Sex Difference and Testosterone Modulation: RESULTS(4)

18 Mar
2013

RESULTS(4)

A sexual dimorphism was observed in the ability of male odors to elicit significant neuronal Fos-IR responses in more central segments of the chemosensory pathway. Thus male odors stimulated neuronal Fos-IR in the BNST of both sexes (F = 8.034, p < 0.05; Table 1); however, this effect was significantly stronger in female than in male subjects (F = 5.904, p < 0.05). Only females showed significant increases in neuronal Fos-IR in the mPOA (F = 5.528, p < 0.05) and in the VLH (F = 6.516, p < 0.05) after exposure to male bedding (Table 1). buy flovent inhaler

Experiment 3: Effects of Chemosensory Cues and Testosterone Treatment on Scent-gathering Behavior

There was no indication that the ability of TP treatment to enhance ferrets’ neuronal Fos-IR responses to estrous female odors (experiment 1) resulted from increased locomotor activity or scent-gathering behaviors in steroid-treated subjects. Treatment with TP actually reduced locomotor activity in males, but not in females, regardless of which olfactory stimulus was present at the time of assessment (Table 2). This was reflected in a significant sex X steroid treatment interaction (F = 15.413, p < 0.01). Exposure to odors from estrous females or breeding males caused significant increases in sniffing behavior (F = 20.633, p < 0.01) in both sexes; however, these increments were similar in gonadectomized subjects given TP as opposed to oil vehicle.

TABLE 1. Total number of Fos-IR cells (mean ± SEM) per standard area in gonadectomized, TP-treated male and female ferrets after exposure to either a clean cage or to soiled bedding from a breeding male (experiment 2).

BrainregionFemalesubjectsMale subjects
Clean cage control (n=3)Malebedding(n=4)Clean cage control (n = 5)Malebedding(n=5)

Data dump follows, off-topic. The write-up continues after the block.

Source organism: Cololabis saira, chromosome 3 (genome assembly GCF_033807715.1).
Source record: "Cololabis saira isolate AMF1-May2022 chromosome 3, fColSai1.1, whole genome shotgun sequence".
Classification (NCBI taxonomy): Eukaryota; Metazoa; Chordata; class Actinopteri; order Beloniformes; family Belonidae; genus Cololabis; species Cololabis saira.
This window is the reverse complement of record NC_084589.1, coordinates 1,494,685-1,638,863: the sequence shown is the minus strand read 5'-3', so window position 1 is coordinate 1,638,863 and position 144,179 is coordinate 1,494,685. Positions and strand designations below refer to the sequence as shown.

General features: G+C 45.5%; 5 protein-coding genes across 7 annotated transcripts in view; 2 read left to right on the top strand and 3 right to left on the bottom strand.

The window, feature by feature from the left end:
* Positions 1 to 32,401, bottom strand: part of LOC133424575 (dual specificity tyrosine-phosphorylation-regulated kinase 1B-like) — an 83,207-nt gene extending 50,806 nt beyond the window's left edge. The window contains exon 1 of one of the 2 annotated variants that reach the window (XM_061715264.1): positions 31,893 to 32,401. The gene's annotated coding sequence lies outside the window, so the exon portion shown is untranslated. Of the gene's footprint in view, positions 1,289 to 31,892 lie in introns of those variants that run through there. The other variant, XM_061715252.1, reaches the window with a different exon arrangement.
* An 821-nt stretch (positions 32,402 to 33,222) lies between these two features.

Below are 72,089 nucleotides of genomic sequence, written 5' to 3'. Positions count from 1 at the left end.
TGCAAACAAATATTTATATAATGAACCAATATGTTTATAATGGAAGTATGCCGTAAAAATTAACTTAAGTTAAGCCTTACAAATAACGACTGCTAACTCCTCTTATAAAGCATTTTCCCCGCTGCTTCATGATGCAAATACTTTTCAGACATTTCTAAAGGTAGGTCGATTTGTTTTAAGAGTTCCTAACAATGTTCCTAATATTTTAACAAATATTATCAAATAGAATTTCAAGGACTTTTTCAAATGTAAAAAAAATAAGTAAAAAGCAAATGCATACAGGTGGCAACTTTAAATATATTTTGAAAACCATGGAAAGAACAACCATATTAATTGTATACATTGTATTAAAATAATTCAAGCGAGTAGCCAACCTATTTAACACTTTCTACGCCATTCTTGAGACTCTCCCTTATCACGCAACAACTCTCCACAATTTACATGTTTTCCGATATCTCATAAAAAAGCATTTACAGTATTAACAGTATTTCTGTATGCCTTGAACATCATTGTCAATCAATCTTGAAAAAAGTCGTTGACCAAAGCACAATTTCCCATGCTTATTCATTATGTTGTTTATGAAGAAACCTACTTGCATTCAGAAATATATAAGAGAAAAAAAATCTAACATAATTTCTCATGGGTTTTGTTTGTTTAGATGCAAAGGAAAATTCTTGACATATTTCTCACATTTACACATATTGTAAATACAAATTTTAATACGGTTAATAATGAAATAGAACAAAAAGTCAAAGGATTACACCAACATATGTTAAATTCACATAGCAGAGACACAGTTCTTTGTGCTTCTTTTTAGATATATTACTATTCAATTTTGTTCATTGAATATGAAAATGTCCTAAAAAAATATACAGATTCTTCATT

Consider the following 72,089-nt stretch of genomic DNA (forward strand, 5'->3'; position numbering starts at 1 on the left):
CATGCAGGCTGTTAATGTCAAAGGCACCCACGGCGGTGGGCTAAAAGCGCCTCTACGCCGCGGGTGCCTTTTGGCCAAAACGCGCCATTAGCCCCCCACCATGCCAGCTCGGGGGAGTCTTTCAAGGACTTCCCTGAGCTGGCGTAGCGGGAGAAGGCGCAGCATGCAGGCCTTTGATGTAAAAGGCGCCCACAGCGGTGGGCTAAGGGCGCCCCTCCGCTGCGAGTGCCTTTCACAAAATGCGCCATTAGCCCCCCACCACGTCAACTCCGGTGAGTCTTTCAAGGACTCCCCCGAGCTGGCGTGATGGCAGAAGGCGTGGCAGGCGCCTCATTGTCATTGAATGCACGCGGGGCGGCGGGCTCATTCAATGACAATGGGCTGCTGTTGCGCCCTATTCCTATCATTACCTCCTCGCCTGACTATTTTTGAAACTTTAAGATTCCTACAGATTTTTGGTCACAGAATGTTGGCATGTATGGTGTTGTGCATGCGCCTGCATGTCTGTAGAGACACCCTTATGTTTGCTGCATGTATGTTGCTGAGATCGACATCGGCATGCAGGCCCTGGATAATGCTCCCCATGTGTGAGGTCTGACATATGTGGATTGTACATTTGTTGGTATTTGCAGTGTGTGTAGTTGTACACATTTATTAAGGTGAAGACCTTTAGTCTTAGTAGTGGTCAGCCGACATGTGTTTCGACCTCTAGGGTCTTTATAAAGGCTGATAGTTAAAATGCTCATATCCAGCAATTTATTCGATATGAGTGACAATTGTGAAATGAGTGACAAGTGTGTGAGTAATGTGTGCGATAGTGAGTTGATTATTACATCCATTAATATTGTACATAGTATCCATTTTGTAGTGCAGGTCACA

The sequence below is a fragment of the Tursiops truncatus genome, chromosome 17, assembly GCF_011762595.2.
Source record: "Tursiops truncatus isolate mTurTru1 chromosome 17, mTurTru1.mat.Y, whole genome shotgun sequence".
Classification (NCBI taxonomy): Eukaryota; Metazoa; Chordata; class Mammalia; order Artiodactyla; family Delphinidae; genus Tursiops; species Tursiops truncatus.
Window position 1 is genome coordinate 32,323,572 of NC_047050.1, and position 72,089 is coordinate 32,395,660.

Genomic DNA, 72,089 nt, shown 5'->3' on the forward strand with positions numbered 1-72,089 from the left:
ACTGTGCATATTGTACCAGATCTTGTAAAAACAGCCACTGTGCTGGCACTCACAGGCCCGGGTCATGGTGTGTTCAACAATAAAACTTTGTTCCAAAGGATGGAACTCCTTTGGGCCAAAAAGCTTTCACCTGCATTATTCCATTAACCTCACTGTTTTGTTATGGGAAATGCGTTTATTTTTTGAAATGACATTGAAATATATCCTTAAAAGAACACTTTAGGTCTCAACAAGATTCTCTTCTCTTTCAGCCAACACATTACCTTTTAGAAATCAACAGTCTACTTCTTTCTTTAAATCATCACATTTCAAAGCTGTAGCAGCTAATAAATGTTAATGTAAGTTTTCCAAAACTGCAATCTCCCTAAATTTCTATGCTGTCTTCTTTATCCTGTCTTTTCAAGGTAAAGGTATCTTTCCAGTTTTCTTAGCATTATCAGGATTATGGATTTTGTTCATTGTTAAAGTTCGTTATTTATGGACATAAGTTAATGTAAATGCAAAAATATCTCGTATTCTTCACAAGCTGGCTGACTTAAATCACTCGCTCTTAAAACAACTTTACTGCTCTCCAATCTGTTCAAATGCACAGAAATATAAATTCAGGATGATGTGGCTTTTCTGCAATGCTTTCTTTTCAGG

MOBra48 ± 13108 ± 34*29 ± 984 ± 24*
MOBcb104 ± 13154 ± 38*42 ± 10112 ± 24*
MOBcac72 ± 20156 ± 18*33 ± 1399 ± 34*
AOB5±310 ± 26±29±3
MA10 ± 330 ± 7*8±222 ± 3*
BNST15±883 ± 28*+6±121 ± 8*
VLH17 ± 259 ± 19*+10±217±3
mPOA6±036 ± 13*+5±16±1
dPOA/AH7±216 ± 64±17±2
vPOA/AH2±110 ± 61±13±1

a MOBr, rostral (+18.8 mm). b MOBc, central (+16.4 mm). c MOBca, caudal ( + 14.5 mm).
* p < 0.05; Student Neuman-Keuls post-hoc comparisons with same-sex, clean-cage controls.
+ p < 0.05; Student Neuman-Keuls post-hoc comparisons with males exposed to male bedding.

TABLE 2. Effect of TP treatment on locomotor activity and scent-gathering behaviors displayed by gonadectomized female and male ferrets placed for 30 min either in a clean cage or in a cage containing pheromones from soiled bedding from either an estrous female or a breeding male ferret (experiment 3).

SexHormone treatmentOlfactory stimulusBehavioral parameterGrid crossings3 Sniffing (totala (total number) duration in sec)
FemaleOilClean cage371 ± 48110 ± 48
Estrous bedding351 ± 9289 ± 26*
Male bedding295 ± 27288 ± 45*
TPClean cage422 ± 31181 ± 31
Estrous bedding346 ± 34340 ± 27*
Male bedding321 ± 18336 ± 40*
MaleOilClean cage267 ± 33104 ± 14
Estrous bedding347 ± 39225 ± 33*
Male bedding335 ± 29233 ± 62*
TPClean cage247 ± 28+104 ± 28
Estrous beddingcc2±52318 ± 53*
Male bedding230 ± 29+190 ± 33*

a Data are expressed as mean ± SEM; n = 5.
* p < 0.05; Student Neuman-Keuls post-hoc comparisons with same-sex clean-cage controls. + p < 0.01; represents a significant three-way ANOVA sex X steroid interaction.

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